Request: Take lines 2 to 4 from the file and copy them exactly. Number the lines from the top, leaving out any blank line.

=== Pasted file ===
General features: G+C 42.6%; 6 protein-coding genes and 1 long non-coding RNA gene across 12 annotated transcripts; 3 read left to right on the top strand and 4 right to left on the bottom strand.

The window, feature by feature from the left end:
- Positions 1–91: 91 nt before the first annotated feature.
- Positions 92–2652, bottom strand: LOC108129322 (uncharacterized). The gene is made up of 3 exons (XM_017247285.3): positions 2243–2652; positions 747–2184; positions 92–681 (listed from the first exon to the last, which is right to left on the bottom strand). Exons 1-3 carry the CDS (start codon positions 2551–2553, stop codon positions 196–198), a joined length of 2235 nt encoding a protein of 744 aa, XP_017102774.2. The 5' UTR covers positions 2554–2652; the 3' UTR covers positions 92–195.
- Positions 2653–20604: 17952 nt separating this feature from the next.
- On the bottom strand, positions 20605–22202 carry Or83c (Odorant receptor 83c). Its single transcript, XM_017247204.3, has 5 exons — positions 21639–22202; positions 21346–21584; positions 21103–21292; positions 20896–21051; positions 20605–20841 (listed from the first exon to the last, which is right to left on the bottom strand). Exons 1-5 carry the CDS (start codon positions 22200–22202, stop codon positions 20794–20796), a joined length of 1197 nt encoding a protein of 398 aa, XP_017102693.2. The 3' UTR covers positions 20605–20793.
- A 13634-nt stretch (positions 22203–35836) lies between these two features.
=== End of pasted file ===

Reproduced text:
The window, feature by feature from the left end:
- Positions 1–91: 91 nt before the first annotated feature.
- Positions 92–2652, bottom strand: LOC108129322 (uncharacterized). The gene is made up of 3 exons (XM_017247285.3): positions 2243–2652; positions 747–2184; positions 92–681 (listed from the first exon to the last, which is right to left on the bottom strand). Exons 1-3 carry the CDS (start codon positions 2551–2553, stop codon positions 196–198), a joined length of 2235 nt encoding a protein of 744 aa, XP_017102774.2. The 5' UTR covers positions 2554–2652; the 3' UTR covers positions 92–195.